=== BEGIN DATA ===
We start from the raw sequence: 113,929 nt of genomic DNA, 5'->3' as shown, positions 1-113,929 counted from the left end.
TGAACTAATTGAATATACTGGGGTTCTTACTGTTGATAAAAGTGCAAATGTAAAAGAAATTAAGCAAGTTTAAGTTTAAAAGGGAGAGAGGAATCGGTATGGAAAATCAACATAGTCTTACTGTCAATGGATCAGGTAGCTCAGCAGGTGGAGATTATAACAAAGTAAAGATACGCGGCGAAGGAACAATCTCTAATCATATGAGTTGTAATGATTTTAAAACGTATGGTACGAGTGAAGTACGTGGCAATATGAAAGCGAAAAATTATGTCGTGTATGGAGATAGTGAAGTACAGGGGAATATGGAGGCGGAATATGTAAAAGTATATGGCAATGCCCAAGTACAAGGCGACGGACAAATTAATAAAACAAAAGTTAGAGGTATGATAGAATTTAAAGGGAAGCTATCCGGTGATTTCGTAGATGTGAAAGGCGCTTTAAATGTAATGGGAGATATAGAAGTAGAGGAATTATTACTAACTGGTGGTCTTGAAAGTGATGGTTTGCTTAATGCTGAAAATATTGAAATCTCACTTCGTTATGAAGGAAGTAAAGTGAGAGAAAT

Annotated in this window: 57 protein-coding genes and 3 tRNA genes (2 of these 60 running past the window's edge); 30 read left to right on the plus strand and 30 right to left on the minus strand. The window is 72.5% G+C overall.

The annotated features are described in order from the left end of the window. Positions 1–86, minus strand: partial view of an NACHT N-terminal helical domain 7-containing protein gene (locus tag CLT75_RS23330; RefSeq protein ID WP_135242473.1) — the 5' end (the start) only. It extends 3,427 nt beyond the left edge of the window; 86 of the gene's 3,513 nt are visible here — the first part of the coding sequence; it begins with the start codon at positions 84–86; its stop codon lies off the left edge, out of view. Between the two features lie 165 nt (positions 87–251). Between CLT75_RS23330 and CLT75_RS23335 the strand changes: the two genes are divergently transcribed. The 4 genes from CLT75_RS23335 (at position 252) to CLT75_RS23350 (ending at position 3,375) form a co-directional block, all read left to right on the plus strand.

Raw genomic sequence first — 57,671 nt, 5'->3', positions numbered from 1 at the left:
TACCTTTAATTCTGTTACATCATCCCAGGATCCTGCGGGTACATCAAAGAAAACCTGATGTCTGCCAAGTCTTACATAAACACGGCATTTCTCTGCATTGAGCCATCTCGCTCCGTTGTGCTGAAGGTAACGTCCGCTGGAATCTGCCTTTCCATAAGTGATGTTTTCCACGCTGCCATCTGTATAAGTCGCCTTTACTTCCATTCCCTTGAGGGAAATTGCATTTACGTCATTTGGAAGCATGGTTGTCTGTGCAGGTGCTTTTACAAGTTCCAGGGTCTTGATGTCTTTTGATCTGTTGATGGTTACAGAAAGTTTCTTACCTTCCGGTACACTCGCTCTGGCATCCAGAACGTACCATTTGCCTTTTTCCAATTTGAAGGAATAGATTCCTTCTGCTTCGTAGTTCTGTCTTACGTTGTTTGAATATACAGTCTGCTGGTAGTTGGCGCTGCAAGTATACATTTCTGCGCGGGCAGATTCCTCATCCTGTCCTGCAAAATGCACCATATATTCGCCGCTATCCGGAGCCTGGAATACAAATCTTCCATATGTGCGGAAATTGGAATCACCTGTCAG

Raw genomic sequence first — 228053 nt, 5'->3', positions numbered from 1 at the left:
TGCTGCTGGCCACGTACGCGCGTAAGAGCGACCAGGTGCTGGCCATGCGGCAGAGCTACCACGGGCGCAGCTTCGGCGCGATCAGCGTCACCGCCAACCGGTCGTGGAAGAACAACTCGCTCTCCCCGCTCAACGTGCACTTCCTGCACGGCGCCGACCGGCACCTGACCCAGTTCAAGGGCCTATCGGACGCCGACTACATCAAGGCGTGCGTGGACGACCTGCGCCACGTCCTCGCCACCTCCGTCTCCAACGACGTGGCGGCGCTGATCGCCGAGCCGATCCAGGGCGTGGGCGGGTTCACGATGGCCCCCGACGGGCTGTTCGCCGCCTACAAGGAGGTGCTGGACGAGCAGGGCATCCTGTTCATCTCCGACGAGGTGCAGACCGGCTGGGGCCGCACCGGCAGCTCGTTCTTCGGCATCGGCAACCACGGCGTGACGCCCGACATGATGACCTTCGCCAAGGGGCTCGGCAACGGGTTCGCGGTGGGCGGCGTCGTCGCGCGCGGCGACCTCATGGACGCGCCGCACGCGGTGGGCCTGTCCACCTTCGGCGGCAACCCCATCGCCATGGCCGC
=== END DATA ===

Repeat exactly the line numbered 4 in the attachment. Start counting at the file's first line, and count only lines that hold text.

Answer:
The annotated features are described in order from the left end of the window. Positions 1–86, minus strand: partial view of an NACHT N-terminal helical domain 7-containing protein gene (locus tag CLT75_RS23330; RefSeq protein ID WP_135242473.1) — the 5' end (the start) only. It extends 3,427 nt beyond the left edge of the window; 86 of the gene's 3,513 nt are visible here — the first part of the coding sequence; it begins with the start codon at positions 84–86; its stop codon lies off the left edge, out of view. Between the two features lie 165 nt (positions 87–251). Between CLT75_RS23330 and CLT75_RS23335 the strand changes: the two genes are divergently transcribed. The 4 genes from CLT75_RS23335 (at position 252) to CLT75_RS23350 (ending at position 3,375) form a co-directional block, all read left to right on the plus strand.